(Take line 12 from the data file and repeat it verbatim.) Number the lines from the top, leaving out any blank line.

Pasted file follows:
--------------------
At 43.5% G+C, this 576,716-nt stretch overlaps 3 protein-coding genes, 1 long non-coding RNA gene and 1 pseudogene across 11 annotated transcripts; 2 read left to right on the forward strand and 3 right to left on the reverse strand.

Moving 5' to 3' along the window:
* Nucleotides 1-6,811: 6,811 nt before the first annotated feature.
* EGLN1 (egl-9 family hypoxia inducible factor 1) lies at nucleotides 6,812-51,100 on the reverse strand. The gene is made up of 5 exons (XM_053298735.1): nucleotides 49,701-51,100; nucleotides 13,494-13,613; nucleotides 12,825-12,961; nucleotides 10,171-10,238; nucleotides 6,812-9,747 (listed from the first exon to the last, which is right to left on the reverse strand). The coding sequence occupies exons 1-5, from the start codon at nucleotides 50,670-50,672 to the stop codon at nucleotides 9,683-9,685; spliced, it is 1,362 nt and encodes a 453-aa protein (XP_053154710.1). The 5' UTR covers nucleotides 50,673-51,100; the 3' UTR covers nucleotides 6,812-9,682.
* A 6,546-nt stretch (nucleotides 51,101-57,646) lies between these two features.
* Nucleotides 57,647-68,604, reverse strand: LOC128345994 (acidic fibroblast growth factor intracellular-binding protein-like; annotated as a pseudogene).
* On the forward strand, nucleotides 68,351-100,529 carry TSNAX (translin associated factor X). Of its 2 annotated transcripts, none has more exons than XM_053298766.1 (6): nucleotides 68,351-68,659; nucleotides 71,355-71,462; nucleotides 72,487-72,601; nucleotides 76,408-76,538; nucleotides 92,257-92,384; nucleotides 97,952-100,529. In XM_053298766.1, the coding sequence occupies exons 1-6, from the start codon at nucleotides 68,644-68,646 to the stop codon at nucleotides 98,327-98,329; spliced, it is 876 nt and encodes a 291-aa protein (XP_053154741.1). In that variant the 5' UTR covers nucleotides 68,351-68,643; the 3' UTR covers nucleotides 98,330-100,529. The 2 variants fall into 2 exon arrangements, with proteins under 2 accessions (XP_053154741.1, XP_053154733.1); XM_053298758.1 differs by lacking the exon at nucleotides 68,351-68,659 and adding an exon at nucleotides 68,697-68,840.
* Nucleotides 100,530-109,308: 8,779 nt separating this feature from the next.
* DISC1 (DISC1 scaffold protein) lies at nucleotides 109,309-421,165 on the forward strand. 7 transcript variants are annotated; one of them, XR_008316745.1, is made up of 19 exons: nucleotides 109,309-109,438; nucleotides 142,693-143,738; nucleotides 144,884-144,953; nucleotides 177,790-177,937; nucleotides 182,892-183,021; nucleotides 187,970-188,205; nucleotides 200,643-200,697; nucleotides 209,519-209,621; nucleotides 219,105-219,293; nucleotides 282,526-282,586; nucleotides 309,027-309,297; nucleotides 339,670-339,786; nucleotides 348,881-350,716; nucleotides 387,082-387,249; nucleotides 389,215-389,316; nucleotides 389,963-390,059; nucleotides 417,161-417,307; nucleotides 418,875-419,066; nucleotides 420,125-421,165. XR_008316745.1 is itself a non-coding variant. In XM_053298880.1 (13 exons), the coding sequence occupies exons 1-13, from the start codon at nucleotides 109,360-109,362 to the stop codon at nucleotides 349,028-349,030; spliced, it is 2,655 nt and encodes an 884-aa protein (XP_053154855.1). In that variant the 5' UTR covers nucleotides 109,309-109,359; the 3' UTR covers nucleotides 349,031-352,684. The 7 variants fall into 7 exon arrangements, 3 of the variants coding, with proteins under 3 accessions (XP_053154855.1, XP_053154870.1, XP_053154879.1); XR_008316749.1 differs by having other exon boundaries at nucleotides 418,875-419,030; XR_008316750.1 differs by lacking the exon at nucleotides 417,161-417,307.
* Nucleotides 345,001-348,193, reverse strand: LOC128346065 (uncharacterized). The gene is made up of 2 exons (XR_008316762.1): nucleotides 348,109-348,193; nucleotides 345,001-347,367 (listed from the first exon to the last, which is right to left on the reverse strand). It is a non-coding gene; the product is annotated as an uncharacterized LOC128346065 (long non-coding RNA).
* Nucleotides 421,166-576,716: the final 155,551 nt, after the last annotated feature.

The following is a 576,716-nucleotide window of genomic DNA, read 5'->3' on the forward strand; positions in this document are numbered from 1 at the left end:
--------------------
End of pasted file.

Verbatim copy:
The following is a 576,716-nucleotide window of genomic DNA, read 5'->3' on the forward strand; positions in this document are numbered from 1 at the left end: